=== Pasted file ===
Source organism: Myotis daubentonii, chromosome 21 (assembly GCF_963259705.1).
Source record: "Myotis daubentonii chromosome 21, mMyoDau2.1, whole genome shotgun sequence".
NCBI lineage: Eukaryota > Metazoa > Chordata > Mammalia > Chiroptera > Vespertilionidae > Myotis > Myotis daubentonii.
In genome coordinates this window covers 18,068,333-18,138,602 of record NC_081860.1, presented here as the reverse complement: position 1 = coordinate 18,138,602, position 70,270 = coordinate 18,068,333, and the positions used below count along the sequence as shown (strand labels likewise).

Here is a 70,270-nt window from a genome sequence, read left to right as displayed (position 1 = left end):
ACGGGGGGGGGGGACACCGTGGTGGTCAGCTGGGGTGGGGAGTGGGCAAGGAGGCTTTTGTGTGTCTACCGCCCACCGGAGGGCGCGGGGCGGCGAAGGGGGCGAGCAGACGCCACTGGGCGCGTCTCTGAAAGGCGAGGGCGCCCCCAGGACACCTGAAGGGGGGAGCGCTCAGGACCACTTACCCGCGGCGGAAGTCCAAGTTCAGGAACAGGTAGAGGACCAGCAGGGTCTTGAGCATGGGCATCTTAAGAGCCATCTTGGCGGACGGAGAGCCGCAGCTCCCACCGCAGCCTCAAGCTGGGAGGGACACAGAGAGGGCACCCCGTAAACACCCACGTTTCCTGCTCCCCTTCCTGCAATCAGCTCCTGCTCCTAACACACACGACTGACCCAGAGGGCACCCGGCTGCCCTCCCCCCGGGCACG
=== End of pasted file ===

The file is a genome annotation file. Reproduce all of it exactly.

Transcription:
Source organism: Myotis daubentonii, chromosome 21 (assembly GCF_963259705.1).
Source record: "Myotis daubentonii chromosome 21, mMyoDau2.1, whole genome shotgun sequence".
NCBI lineage: Eukaryota > Metazoa > Chordata > Mammalia > Chiroptera > Vespertilionidae > Myotis > Myotis daubentonii.
In genome coordinates this window covers 18,068,333-18,138,602 of record NC_081860.1, presented here as the reverse complement: position 1 = coordinate 18,138,602, position 70,270 = coordinate 18,068,333, and the positions used below count along the sequence as shown (strand labels likewise).

Here is a 70,270-nt window from a genome sequence, read left to right as displayed (position 1 = left end):
ACGGGGGGGGGGGACACCGTGGTGGTCAGCTGGGGTGGGGAGTGGGCAAGGAGGCTTTTGTGTGTCTACCGCCCACCGGAGGGCGCGGGGCGGCGAAGGGGGCGAGCAGACGCCACTGGGCGCGTCTCTGAAAGGCGAGGGCGCCCCCAGGACACCTGAAGGGGGGAGCGCTCAGGACCACTTACCCGCGGCGGAAGTCCAAGTTCAGGAACAGGTAGAGGACCAGCAGGGTCTTGAGCATGGGCATCTTAAGAGCCATCTTGGCGGACGGAGAGCCGCAGCTCCCACCGCAGCCTCAAGCTGGGAGGGACACAGAGAGGGCACCCCGTAAACACCCACGTTTCCTGCTCCCCTTCCTGCAATCAGCTCCTGCTCCTAACACACACGACTGACCCAGAGGGCACCCGGCTGCCCTCCCCCCGGGCACG